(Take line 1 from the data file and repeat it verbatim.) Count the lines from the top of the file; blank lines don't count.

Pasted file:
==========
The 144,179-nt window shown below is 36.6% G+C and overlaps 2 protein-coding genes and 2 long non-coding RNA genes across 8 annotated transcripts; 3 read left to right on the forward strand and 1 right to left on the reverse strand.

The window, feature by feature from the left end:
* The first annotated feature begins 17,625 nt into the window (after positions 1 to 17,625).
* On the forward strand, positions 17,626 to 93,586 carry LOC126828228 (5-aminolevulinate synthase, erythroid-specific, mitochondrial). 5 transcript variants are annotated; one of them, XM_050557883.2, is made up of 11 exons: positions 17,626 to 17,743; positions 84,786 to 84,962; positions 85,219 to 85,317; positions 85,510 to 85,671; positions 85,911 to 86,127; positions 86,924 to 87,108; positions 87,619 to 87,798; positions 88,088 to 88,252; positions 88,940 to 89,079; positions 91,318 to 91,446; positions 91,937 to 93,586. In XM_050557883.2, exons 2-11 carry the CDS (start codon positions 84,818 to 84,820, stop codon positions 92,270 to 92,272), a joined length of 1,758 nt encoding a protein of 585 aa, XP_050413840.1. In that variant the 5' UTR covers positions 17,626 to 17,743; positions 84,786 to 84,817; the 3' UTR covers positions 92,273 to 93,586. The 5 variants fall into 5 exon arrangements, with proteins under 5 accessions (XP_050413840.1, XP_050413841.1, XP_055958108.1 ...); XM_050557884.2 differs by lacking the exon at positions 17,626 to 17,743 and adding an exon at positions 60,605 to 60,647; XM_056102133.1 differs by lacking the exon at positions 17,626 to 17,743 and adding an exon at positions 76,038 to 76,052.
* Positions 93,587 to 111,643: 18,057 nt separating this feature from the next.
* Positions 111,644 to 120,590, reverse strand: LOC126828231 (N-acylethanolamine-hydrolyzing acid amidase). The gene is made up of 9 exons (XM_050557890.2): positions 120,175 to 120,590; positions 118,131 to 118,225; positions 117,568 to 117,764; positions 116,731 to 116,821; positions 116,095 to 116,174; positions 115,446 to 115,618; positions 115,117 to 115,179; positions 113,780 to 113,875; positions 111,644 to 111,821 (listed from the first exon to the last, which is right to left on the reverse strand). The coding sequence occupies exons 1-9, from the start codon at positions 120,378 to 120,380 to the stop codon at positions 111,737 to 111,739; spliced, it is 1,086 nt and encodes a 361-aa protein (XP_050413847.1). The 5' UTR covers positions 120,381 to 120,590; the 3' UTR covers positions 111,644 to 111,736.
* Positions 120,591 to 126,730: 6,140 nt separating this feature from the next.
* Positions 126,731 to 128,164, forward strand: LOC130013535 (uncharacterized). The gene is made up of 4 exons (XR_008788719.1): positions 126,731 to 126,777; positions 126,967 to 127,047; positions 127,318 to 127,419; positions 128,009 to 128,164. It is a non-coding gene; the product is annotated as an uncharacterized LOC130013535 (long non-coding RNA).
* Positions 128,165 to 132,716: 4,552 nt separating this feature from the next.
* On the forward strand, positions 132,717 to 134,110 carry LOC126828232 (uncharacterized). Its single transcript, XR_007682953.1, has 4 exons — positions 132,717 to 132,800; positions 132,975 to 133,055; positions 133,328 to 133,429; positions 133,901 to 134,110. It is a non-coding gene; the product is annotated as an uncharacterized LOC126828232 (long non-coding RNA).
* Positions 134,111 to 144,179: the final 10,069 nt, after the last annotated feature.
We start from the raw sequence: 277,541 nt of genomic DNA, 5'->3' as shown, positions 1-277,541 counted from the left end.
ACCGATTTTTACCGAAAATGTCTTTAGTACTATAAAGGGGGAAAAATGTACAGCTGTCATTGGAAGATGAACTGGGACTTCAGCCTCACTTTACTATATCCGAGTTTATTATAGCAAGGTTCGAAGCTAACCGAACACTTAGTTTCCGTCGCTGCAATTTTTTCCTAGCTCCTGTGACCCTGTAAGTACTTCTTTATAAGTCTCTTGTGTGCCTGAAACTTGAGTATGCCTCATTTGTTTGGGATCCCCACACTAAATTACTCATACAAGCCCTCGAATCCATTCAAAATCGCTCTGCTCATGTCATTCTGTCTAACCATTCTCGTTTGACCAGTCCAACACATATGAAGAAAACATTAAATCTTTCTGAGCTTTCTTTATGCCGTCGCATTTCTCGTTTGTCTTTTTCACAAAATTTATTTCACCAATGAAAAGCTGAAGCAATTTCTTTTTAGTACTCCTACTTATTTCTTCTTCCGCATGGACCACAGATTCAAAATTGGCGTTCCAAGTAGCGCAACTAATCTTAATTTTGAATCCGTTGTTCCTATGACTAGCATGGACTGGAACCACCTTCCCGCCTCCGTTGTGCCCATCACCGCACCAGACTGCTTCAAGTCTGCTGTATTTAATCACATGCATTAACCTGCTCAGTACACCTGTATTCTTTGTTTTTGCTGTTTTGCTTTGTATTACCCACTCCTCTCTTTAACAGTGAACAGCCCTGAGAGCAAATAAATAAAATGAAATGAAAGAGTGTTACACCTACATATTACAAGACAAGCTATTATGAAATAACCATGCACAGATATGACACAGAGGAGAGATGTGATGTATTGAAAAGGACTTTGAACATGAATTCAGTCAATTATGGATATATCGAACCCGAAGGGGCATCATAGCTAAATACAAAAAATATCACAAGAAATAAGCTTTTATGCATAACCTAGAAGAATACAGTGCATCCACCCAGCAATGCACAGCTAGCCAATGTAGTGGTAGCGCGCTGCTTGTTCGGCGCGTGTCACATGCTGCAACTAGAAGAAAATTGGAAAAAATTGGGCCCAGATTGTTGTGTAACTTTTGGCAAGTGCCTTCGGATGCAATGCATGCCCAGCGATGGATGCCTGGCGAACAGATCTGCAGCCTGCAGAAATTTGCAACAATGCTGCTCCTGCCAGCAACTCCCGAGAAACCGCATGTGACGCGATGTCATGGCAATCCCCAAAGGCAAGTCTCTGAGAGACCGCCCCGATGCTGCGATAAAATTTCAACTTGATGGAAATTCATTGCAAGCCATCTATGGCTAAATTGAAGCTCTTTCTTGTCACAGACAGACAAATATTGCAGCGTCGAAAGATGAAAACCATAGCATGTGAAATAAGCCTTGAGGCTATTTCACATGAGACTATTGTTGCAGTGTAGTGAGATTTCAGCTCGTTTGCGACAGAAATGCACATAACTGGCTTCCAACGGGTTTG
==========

The 144,179-nt window shown below is 36.6% G+C and overlaps 2 protein-coding genes and 2 long non-coding RNA genes across 8 annotated transcripts; 3 read left to right on the forward strand and 1 right to left on the reverse strand.